It's now aiming for first gold at its 90%-owned "shovel-ready" project by the third quarter of 2022.
The finance package comprises a $96 million senior secured debt facility with West Africa's Coris Bank, a $35 million 8.5% convertible note with Resource Capital Fund VII LP and Canada's Beedie Investments, plus a circa $51 million equity raising.
The company pointed out no gold hedging, offtakes or cost overrun reserve was required by the debt facilities and added Bombore remained free of gold streams and private royalties, preserving upside for shareholders.
"We believe the financing package announced today is a testament to the strong project fundamentals offered by Bombore," president and CEO Patrick Downey said last week.
"The debt package is structured to provide maximum flexibility for the company to complete future expansions, including the staged phase II sulphide expansion."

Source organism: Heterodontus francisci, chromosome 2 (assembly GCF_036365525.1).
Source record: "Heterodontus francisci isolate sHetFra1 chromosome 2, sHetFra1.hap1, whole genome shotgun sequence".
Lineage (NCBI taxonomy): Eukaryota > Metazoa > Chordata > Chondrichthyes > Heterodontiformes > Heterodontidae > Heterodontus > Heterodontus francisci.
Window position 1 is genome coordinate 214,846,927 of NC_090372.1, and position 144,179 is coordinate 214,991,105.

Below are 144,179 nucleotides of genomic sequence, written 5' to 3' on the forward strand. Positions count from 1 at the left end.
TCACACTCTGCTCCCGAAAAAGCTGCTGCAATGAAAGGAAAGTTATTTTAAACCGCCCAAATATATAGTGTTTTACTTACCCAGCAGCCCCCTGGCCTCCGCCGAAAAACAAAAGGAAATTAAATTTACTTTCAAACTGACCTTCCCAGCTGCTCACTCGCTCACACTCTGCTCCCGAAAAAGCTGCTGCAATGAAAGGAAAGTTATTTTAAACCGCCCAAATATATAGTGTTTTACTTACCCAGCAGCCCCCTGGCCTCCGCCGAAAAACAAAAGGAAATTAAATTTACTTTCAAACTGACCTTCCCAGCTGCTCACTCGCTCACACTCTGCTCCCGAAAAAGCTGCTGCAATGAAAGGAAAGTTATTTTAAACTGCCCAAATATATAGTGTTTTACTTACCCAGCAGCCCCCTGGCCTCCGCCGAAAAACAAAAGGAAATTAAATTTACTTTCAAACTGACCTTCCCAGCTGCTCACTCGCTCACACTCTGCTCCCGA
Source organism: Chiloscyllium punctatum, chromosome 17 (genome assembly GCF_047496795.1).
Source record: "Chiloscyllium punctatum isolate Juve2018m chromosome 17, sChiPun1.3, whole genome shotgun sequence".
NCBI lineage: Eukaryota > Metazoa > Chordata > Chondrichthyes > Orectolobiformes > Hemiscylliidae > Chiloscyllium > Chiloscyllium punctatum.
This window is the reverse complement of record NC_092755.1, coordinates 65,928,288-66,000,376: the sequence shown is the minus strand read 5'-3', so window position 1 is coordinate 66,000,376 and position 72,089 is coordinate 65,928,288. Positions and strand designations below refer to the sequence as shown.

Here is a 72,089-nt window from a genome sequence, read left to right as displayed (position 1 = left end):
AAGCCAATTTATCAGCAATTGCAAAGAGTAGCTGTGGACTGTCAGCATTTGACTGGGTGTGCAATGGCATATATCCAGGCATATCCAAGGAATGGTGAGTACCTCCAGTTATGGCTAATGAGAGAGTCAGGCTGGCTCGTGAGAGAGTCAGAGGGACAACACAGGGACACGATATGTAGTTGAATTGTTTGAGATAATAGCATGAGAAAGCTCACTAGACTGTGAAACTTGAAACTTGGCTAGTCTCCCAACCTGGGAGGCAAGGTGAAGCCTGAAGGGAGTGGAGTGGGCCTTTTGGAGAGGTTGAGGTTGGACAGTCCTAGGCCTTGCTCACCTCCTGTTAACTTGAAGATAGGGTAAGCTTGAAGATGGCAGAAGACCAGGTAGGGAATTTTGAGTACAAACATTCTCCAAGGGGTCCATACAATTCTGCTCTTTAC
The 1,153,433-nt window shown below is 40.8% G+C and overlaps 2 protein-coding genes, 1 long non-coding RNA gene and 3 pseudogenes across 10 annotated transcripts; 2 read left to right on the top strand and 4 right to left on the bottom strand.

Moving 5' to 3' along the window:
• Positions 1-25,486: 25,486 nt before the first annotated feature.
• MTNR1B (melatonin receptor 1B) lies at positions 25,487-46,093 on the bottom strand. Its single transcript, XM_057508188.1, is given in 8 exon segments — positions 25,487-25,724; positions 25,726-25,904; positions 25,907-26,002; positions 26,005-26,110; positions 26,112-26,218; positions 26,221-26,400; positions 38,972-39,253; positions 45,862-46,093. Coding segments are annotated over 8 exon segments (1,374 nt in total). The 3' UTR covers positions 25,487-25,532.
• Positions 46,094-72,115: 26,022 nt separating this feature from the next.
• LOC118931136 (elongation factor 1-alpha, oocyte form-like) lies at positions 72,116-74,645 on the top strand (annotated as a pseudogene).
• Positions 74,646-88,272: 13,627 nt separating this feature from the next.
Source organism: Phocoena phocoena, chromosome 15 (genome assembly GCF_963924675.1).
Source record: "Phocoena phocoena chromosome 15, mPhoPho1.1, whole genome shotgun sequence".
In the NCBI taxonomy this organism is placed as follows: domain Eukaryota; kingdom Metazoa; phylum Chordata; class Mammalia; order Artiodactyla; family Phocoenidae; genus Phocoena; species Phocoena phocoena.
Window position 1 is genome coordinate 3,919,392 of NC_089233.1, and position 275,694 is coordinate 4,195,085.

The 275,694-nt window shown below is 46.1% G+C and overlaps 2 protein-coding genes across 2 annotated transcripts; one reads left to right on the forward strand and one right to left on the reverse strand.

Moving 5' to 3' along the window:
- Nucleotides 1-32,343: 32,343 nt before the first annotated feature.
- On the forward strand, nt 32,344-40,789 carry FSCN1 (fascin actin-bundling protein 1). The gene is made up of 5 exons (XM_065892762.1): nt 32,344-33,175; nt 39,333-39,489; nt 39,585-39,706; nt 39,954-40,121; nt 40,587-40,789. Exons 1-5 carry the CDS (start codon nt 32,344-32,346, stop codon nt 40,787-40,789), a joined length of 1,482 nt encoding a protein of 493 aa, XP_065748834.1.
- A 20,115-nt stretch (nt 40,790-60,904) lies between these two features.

Coris CEO Idrissa Nassa said the bank was pleased to be working with Orezone on the development of the mine and had been impressed with the community relocations and other early works already undertaken.
Orezone had been hoping to achieve first gold this year but withdrew that guidance in March 2020 in response to the global outbreak of COVID-19.
A 2019 updated feasibility study had put initial capex at US$153 million for a plus-13 year mine, producing an average annual 133,800 ounces over the first 10 years, with an after-tax NPV5 of $361 million and IRR of 43.8%.
Payback was estimated at 2.5 years using a gold price of $1,300 an ounce, more than $500/oz below today's spot price.
Orezone said it would seek shareholder approval at a meeting in May for the convertible note facility to be issued to RCF, which was a major shareholder.
It said Canaccord and CIBC were acting as co-lead underwriters for the equity placement, priced at C$1.05, which was a 7.1% discount to the $1.13 closing price on January 20.
Its shares (TSXV: ORE), which have ranged from 22c-$1.27 over the past year, closed down 7.2% on Friday to $1.03, valuing it about $264 million (US$208 million).